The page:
Pacific Life Insurance is pulling the plug on Swell Investing, a digital advice platform offering sustainable investing-themed portfolios for retail clients and for advisers to offer their clients.
Swell's homepage has been replaced with a message informing investors that it had stopped accepting new clients and new deposits as of Wednesday. It also said any accounts with a $0 balance will be closed.
Investors have until August 30 to log in to their account to either withdraw funds, roll them over into an individual retirement account or transfer the funds to a new investment platform.
After August 30, Swell's custodian, Folio Investments, will sell off remaining positions and disburse the balances to users' bank accounts.
Swell for Advisors, a platform for advisers that custody with Folio to access Swell's thematic portfolios, also will close.
"Although Swell still passionately believes in sustainable impact investing, the company was not able to achieve the necessary scale in the current market to sustain operations," a spokesman for Swell said in an email. The company's most recent ADV indicated that it had assets of $33 million.
Swell originally launched in 2015 as a partnership between Pacific Life and Motif Investing, another sustainable digital advice platform offering thematic investing, as part of an effort to reach millennial investors.
For as little as $50, Swell invested clients in a portfolio of companies working towards at least one of the United Nation's 17 goals for sustainability. Themes included green technology, renewable energy, clean water and disease eradication.
Swell introduced IRAs in 2017 and launched its for-advisers product in 2018.
"Pacific Life is proud of Swell's accomplishments and is grateful to all those who contributed to its mission," said Jesse Page, Pacific Life manager of corporate communications. "Although we believe in the value of sustainable impact investing, the Swell model is not a longterm fit for our core business strategy."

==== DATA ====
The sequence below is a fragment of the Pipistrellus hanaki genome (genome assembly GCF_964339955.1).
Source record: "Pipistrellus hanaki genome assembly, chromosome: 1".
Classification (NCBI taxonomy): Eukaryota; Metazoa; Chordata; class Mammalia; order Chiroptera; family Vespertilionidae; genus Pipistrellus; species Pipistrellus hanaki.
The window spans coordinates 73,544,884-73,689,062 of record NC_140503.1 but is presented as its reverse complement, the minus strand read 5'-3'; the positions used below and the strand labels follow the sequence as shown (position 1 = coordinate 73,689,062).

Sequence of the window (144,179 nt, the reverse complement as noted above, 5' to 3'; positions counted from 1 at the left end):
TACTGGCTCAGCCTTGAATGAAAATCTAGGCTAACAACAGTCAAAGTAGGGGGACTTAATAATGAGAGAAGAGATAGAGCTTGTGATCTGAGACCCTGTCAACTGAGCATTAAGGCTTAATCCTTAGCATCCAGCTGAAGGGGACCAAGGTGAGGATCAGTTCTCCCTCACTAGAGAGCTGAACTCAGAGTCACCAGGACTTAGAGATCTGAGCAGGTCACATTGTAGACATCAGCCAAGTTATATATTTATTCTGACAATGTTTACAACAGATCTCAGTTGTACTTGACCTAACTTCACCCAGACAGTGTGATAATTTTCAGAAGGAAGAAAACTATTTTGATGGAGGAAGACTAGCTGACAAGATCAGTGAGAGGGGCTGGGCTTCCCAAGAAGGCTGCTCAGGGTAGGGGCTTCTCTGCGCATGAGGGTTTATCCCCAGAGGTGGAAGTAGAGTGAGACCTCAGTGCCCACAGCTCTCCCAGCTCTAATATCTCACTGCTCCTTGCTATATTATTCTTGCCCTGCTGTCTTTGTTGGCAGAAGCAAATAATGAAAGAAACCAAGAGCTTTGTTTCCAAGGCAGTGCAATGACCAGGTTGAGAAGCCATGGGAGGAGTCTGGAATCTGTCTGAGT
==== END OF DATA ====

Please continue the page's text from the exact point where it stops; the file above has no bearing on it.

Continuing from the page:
Yet Morningstar data shows ESG funds are hitting record high inflows, attracting $8.9 billion in the first six months of 2019 alone. That compares to $5.5 billion for all of 2018. Combined with a continued bull market, it's unclear how market conditions could be more favorable to a platform like Swell.
The robo-advice platform declined to comment further, as did Pacific Life.
Victor Orozco, partner and director of operations at Bair Financial Planning, had been following Swell and wanted to look into using its for-advisers platform.
"I thought they were an amazing combination of sustainable investing and self-indexing. They were able to be a solution for the conscious investor but have a targeted impact versus a broad ESG stroke," Mr. Orozco said. "Them closing down is tough."
Mr. Orozco wondered if Swell could have survived by attracting more advisers to its platform, but SS&C Technologies' Black Diamond strategist Kyle Van Pelt said its difficult to get people to both change their behavior and start using a standalone product.
"Lots of people may be happy to use ESG/SRI products, but will just buy them where they already transact," Mr. Van Pelt said on Twitter.
Robo-advice platforms aren't turning out to be the millennial silver bullet many traditional financial services firms had hoped for. According to a D.A. Davidson study of 1,000 investors, only 8% of millennials are using a robo-adviser. Only about half of millennials said they would trust a robo-adviser with the bulk of their investments.